Many Jews, in Israel and in America, see Israel as surrounded by deadly threats, and would see the benign and peaceful world you describe as a dangerous fantasy. What do you say to your critics?

I have very low expectations of new thinking and insight emerging from the mainstream Israeli and Jewish establishment. Their role is to maintain the status quo. Israel is bereft of forward thinking. We are experts at managing the crisis rather than finding alternatives to the crisis. In Israel you have many tanks, but not many think tanks. One of the reasons I left the Israeli politics was my growing feeling that Israel became a very efficient kingdom, but with no prophecy. Where is it going?

My idea of Judaism can be represented through a classic Talmudic dilemma: You are walking along by the river and there are two people drowning. One is Rabbi [Meir] Kahane, and the other is the Dalai Lama. You can only save one of them. For whom will you jump? If you jump for Rabbi Kahane because genetically he's Jewish, you belong to a different camp than mine, because I would jump for the Dalai Lama. As much as he's not genetically Jewish, he's my Jewish brother when it comes to my value system. That's the difference between me and the Jewish establishment in Israel and America.

But how can this new thinking you're advocating help Israel solve its security problems?

Many people say to me, "What about Gaza? Don't have so much compassion for them, don't tell the Israelis to be nice there, tell [the Palestinians] to be nice there. And I say Gaza is a nightmare, and it's a stain on my conscience. And I'm very troubled by the attitude of Israelis against Israeli Arabs. It's a shame. It's a black hole in my democracy. But I say sometimes that I'm too close to the reality; I don't have the perspective; I don't have the bigger picture. But if enough of my kids and enough of my youth will go to volunteer, be it in Darfur or be it Rwanda, or be it in the squatter camps of South Africa, they will sharpen their sensitivities. And they will come back and say, listen, if we can do so much good out there, let's do something over here. And I see my own kids, when they come back from India and from Latin America, how changed they are as people. I see my son, after one and a half years in Latin American. He came home, and five days later, was called for 30 days "miluim" service [with his military unit] in the West Bank. And he was sitting in the worst junction in the West Bank. And he says, "When I look around me 360 degrees, nobody loves me. Settlers, Kahanes, rabbis, mullahs, Hamas, Palestinians, you name it — they all hate me. And he told me, "Here I was sitting on a corner one day; it was my break time, and I was drinking coffee with a friend of mine, and out of the valley climbed an old Arab. He was very bent forward and frail, and walked slowly to us and said 'Here is my ID.' And we told him, you don't have to give us your ID; we didn't ask for it. And he said 'No, here it is, I want you to look at it. Look at it, I'm okay, I'm kosher, I'm kosher.' I checked it and let him pass, and then I began crying and crying."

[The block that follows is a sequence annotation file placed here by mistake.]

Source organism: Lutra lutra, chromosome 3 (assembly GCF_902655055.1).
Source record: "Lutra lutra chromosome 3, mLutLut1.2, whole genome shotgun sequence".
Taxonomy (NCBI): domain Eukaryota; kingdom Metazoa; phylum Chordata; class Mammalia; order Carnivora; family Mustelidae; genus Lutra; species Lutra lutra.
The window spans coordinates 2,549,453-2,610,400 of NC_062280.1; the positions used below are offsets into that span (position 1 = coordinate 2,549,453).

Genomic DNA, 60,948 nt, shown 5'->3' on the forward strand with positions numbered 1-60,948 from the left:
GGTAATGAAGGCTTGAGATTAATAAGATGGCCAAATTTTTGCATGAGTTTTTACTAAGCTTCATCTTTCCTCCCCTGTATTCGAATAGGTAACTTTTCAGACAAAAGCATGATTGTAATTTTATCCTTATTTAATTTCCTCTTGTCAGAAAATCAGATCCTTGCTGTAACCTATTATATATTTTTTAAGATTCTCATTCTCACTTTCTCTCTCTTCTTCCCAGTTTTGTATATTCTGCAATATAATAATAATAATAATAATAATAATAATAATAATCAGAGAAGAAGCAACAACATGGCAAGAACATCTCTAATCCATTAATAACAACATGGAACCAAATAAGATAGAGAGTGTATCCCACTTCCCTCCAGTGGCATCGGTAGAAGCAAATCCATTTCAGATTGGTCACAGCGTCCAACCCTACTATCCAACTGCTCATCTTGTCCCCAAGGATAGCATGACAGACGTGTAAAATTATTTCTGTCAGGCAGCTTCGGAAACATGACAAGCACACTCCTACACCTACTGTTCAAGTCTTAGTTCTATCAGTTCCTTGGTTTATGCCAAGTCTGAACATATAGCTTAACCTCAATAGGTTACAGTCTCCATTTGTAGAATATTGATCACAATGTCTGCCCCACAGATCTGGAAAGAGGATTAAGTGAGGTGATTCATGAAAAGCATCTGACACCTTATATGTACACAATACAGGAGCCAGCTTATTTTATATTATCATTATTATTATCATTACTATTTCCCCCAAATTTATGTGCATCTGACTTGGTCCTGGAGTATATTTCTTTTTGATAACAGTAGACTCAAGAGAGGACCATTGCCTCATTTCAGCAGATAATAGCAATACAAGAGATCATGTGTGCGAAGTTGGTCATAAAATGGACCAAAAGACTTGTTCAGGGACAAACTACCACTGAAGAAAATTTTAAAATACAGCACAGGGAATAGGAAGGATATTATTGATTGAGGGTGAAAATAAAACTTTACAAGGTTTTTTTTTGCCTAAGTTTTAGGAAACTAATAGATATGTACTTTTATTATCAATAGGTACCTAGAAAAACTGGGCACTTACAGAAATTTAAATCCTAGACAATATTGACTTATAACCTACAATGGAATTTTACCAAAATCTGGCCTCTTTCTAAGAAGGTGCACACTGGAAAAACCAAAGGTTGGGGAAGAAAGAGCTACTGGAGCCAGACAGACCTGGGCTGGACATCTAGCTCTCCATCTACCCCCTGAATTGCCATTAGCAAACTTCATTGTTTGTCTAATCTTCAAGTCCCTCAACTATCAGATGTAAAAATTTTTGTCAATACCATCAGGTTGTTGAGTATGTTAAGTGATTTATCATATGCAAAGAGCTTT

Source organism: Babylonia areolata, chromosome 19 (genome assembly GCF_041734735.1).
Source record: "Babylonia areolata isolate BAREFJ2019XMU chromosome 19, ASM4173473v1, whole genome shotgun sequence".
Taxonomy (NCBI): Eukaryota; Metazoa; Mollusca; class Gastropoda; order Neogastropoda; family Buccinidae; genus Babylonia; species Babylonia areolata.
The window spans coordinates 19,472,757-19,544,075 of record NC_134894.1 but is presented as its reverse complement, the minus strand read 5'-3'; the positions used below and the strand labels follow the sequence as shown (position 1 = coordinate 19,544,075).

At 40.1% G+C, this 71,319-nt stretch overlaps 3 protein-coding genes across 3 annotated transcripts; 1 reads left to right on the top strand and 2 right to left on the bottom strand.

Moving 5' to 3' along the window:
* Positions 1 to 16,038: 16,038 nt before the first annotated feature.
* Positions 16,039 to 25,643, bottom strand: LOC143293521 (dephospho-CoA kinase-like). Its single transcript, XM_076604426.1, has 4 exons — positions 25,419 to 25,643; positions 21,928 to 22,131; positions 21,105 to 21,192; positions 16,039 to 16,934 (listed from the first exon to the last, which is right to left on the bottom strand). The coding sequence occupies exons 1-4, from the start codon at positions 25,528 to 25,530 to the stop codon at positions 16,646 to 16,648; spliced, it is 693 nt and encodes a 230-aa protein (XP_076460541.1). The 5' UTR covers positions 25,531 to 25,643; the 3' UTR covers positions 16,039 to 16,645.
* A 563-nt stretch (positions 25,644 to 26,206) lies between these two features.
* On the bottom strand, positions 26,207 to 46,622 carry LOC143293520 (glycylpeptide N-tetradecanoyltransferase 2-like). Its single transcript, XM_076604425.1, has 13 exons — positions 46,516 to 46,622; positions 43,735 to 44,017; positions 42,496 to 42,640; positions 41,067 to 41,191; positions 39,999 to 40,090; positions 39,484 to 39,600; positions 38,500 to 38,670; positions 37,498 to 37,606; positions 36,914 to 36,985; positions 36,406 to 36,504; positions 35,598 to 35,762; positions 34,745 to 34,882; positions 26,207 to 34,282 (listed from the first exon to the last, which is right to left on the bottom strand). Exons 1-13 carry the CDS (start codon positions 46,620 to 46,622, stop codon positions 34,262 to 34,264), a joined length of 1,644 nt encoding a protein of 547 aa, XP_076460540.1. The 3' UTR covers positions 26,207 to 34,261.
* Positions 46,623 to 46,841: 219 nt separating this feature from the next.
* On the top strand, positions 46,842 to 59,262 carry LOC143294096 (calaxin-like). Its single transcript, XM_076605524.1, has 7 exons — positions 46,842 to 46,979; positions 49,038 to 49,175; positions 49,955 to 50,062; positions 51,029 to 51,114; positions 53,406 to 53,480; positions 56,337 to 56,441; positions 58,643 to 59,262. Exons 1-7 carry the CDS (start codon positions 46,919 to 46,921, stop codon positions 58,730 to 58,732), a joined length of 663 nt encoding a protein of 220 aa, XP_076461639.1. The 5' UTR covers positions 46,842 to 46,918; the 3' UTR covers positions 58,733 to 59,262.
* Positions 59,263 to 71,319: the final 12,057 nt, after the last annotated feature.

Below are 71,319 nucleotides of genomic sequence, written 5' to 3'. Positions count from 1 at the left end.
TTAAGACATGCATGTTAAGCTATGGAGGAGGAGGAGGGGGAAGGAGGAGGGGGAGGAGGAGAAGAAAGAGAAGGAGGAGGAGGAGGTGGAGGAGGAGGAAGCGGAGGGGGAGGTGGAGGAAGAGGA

So, I asked my son, why did you cry, what happened? And he said, "You don't understand that for a year and a half, I was in Latin America, going to small villages and sitting with this kind of man, listening to their oral tradition, to the beauty of their history, to the wisdom of their culture. And they shared it with me. And now here I am, the policeman, here I am the bad guy, here I am the occupier. And I can't talk to this man. You know how much he could tell me under different circumstances?" And I say, that's an example for me.